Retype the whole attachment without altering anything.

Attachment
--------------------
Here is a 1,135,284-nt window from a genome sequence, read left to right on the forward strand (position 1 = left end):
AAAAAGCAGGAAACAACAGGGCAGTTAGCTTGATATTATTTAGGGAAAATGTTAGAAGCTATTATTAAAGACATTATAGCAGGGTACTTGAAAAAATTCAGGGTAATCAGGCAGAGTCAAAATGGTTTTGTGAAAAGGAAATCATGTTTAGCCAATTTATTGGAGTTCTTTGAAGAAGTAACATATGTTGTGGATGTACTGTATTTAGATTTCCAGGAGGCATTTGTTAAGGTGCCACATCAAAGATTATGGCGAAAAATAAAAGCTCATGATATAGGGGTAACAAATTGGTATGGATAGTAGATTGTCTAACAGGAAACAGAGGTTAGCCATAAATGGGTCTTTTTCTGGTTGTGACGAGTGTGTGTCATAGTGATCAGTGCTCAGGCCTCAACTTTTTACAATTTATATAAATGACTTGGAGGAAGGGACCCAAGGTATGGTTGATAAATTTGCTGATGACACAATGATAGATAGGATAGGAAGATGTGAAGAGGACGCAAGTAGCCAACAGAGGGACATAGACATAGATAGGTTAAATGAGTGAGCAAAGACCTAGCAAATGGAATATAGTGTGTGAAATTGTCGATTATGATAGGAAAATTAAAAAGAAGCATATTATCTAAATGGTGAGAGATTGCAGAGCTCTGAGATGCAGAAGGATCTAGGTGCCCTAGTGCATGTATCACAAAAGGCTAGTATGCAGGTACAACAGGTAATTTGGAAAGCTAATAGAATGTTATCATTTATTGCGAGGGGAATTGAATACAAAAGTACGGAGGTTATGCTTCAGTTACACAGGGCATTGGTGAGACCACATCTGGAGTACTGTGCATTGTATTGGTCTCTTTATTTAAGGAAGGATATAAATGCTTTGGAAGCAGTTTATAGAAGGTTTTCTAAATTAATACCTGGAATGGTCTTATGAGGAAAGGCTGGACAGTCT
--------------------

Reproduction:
Here is a 1,135,284-nt window from a genome sequence, read left to right on the forward strand (position 1 = left end):
AAAAAGCAGGAAACAACAGGGCAGTTAGCTTGATATTATTTAGGGAAAATGTTAGAAGCTATTATTAAAGACATTATAGCAGGGTACTTGAAAAAATTCAGGGTAATCAGGCAGAGTCAAAATGGTTTTGTGAAAAGGAAATCATGTTTAGCCAATTTATTGGAGTTCTTTGAAGAAGTAACATATGTTGTGGATGTACTGTATTTAGATTTCCAGGAGGCATTTGTTAAGGTGCCACATCAAAGATTATGGCGAAAAATAAAAGCTCATGATATAGGGGTAACAAATTGGTATGGATAGTAGATTGTCTAACAGGAAACAGAGGTTAGCCATAAATGGGTCTTTTTCTGGTTGTGACGAGTGTGTGTCATAGTGATCAGTGCTCAGGCCTCAACTTTTTACAATTTATATAAATGACTTGGAGGAAGGGACCCAAGGTATGGTTGATAAATTTGCTGATGACACAATGATAGATAGGATAGGAAGATGTGAAGAGGACGCAAGTAGCCAACAGAGGGACATAGACATAGATAGGTTAAATGAGTGAGCAAAGACCTAGCAAATGGAATATAGTGTGTGAAATTGTCGATTATGATAGGAAAATTAAAAAGAAGCATATTATCTAAATGGTGAGAGATTGCAGAGCTCTGAGATGCAGAAGGATCTAGGTGCCCTAGTGCATGTATCACAAAAGGCTAGTATGCAGGTACAACAGGTAATTTGGAAAGCTAATAGAATGTTATCATTTATTGCGAGGGGAATTGAATACAAAAGTACGGAGGTTATGCTTCAGTTACACAGGGCATTGGTGAGACCACATCTGGAGTACTGTGCATTGTATTGGTCTCTTTATTTAAGGAAGGATATAAATGCTTTGGAAGCAGTTTATAGAAGGTTTTCTAAATTAATACCTGGAATGGTCTTATGAGGAAAGGCTGGACAGTCT